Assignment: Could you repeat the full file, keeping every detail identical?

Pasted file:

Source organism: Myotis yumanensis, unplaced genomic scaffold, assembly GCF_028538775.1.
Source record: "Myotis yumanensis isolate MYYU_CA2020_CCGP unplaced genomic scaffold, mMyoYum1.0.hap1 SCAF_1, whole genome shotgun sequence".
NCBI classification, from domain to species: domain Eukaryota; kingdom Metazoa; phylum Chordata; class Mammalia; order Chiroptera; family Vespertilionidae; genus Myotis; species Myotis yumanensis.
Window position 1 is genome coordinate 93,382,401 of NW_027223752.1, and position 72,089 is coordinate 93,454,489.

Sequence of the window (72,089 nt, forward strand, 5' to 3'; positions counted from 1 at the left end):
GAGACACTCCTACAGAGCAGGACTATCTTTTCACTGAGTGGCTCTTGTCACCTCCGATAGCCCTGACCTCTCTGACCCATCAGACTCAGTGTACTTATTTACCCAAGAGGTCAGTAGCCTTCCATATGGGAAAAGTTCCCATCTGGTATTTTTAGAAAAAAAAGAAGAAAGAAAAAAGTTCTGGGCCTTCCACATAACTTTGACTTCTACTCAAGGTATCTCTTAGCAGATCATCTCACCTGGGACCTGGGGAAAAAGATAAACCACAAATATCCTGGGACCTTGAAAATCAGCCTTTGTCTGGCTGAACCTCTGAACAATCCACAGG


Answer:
Source organism: Myotis yumanensis, unplaced genomic scaffold, assembly GCF_028538775.1.
Source record: "Myotis yumanensis isolate MYYU_CA2020_CCGP unplaced genomic scaffold, mMyoYum1.0.hap1 SCAF_1, whole genome shotgun sequence".
NCBI classification, from domain to species: domain Eukaryota; kingdom Metazoa; phylum Chordata; class Mammalia; order Chiroptera; family Vespertilionidae; genus Myotis; species Myotis yumanensis.
Window position 1 is genome coordinate 93,382,401 of NW_027223752.1, and position 72,089 is coordinate 93,454,489.

Sequence of the window (72,089 nt, forward strand, 5' to 3'; positions counted from 1 at the left end):
GAGACACTCCTACAGAGCAGGACTATCTTTTCACTGAGTGGCTCTTGTCACCTCCGATAGCCCTGACCTCTCTGACCCATCAGACTCAGTGTACTTATTTACCCAAGAGGTCAGTAGCCTTCCATATGGGAAAAGTTCCCATCTGGTATTTTTAGAAAAAAAAGAAGAAAGAAAAAAGTTCTGGGCCTTCCACATAACTTTGACTTCTACTCAAGGTATCTCTTAGCAGATCATCTCACCTGGGACCTGGGGAAAAAGATAAACCACAAATATCCTGGGACCTTGAAAATCAGCCTTTGTCTGGCTGAACCTCTGAACAATCCACAGG